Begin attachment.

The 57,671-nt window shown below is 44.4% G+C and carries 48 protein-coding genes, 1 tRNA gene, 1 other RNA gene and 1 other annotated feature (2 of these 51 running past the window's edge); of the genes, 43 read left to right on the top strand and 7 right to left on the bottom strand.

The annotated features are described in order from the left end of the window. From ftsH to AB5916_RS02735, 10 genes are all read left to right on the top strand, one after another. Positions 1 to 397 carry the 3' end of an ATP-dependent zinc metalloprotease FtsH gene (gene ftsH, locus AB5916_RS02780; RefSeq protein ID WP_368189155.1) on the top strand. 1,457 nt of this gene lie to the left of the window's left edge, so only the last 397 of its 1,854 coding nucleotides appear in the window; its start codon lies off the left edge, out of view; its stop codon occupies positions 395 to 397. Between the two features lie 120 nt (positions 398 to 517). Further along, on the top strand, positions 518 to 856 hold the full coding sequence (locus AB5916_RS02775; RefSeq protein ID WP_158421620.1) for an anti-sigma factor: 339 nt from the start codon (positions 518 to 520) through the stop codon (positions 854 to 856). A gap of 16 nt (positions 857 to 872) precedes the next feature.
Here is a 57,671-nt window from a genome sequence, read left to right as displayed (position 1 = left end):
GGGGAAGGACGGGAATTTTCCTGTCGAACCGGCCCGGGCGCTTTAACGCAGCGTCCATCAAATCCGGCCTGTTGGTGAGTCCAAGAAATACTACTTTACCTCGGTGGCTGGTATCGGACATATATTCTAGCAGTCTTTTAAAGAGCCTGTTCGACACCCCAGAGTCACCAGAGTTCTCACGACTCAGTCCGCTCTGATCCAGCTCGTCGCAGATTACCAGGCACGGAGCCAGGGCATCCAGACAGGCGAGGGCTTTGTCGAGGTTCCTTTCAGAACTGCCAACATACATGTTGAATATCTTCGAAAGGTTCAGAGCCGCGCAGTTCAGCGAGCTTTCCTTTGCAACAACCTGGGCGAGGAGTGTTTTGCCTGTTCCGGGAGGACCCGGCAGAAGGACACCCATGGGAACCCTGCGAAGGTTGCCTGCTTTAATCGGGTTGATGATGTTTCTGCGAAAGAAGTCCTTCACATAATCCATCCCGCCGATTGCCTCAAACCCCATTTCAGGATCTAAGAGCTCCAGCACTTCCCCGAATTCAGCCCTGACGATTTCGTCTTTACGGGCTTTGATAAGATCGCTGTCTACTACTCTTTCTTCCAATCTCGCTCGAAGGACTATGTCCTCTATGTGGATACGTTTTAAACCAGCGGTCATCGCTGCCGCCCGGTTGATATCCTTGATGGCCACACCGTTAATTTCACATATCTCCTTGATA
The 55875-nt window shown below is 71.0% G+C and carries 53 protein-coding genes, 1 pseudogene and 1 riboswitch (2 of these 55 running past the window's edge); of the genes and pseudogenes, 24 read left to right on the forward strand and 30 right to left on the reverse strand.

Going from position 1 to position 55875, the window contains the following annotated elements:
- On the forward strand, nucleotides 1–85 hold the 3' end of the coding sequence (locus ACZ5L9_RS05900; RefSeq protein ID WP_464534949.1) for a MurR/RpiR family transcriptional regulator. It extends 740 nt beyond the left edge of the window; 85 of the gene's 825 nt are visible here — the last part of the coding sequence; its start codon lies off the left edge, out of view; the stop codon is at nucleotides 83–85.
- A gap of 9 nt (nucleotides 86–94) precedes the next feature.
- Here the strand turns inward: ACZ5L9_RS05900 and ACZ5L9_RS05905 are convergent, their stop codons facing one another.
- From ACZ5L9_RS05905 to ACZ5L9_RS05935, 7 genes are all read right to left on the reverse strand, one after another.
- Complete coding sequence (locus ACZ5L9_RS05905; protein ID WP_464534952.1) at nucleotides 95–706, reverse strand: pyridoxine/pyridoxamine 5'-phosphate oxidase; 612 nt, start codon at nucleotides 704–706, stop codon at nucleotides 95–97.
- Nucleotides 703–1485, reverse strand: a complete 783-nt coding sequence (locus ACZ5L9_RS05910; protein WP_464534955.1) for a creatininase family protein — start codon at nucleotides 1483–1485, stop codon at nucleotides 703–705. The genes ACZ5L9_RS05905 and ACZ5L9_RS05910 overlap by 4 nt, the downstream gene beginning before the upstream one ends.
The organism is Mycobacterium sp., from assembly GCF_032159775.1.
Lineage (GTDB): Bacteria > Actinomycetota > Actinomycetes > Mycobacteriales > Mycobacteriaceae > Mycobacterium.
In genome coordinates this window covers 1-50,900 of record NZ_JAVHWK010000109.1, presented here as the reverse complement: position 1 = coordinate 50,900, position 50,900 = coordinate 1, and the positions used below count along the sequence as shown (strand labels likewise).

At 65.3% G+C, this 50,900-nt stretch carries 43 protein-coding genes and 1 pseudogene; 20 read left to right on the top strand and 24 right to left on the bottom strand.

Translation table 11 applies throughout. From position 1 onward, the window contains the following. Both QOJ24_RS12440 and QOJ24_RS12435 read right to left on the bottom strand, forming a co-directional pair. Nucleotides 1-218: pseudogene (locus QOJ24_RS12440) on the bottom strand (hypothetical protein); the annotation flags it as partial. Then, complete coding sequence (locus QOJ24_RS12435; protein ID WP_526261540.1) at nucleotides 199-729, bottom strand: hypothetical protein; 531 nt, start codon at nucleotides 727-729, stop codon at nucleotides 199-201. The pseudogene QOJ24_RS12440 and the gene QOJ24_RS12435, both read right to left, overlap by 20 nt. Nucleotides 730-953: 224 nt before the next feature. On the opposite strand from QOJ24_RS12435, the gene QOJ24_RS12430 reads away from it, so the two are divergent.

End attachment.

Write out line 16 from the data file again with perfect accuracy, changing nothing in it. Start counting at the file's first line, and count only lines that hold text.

At 65.3% G+C, this 50,900-nt stretch carries 43 protein-coding genes and 1 pseudogene; 20 read left to right on the top strand and 24 right to left on the bottom strand.